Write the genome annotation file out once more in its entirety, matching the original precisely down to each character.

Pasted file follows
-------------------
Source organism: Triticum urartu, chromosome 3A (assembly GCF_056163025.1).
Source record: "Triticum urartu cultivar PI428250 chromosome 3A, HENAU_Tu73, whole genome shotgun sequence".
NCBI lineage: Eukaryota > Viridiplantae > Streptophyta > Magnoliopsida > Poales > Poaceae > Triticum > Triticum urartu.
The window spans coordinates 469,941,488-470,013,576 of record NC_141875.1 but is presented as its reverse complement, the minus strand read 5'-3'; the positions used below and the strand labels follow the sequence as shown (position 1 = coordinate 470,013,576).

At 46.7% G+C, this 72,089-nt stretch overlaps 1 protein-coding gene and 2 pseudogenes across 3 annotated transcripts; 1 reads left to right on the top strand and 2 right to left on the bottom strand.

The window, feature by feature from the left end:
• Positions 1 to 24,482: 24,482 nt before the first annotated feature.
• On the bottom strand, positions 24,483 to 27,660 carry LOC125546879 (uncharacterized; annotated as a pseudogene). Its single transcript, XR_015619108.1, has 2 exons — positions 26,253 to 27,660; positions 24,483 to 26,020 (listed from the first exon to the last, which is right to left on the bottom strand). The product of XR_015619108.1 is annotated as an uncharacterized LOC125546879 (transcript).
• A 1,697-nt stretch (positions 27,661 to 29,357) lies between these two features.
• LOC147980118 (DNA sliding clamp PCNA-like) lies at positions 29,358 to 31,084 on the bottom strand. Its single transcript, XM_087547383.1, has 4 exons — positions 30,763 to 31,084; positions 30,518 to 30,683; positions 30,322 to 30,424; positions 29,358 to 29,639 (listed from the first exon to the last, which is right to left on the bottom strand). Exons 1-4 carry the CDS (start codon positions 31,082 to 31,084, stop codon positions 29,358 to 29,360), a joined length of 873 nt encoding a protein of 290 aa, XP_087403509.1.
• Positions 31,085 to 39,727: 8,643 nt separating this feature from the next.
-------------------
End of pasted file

Source organism: Triticum urartu, chromosome 3A (assembly GCF_056163025.1).
Source record: "Triticum urartu cultivar PI428250 chromosome 3A, HENAU_Tu73, whole genome shotgun sequence".
NCBI lineage: Eukaryota > Viridiplantae > Streptophyta > Magnoliopsida > Poales > Poaceae > Triticum > Triticum urartu.
The window spans coordinates 469,941,488-470,013,576 of record NC_141875.1 but is presented as its reverse complement, the minus strand read 5'-3'; the positions used below and the strand labels follow the sequence as shown (position 1 = coordinate 470,013,576).

At 46.7% G+C, this 72,089-nt stretch overlaps 1 protein-coding gene and 2 pseudogenes across 3 annotated transcripts; 1 reads left to right on the top strand and 2 right to left on the bottom strand.

The window, feature by feature from the left end:
• Positions 1 to 24,482: 24,482 nt before the first annotated feature.
• On the bottom strand, positions 24,483 to 27,660 carry LOC125546879 (uncharacterized; annotated as a pseudogene). Its single transcript, XR_015619108.1, has 2 exons — positions 26,253 to 27,660; positions 24,483 to 26,020 (listed from the first exon to the last, which is right to left on the bottom strand). The product of XR_015619108.1 is annotated as an uncharacterized LOC125546879 (transcript).
• A 1,697-nt stretch (positions 27,661 to 29,357) lies between these two features.
• LOC147980118 (DNA sliding clamp PCNA-like) lies at positions 29,358 to 31,084 on the bottom strand. Its single transcript, XM_087547383.1, has 4 exons — positions 30,763 to 31,084; positions 30,518 to 30,683; positions 30,322 to 30,424; positions 29,358 to 29,639 (listed from the first exon to the last, which is right to left on the bottom strand). Exons 1-4 carry the CDS (start codon positions 31,082 to 31,084, stop codon positions 29,358 to 29,360), a joined length of 873 nt encoding a protein of 290 aa, XP_087403509.1.
• Positions 31,085 to 39,727: 8,643 nt separating this feature from the next.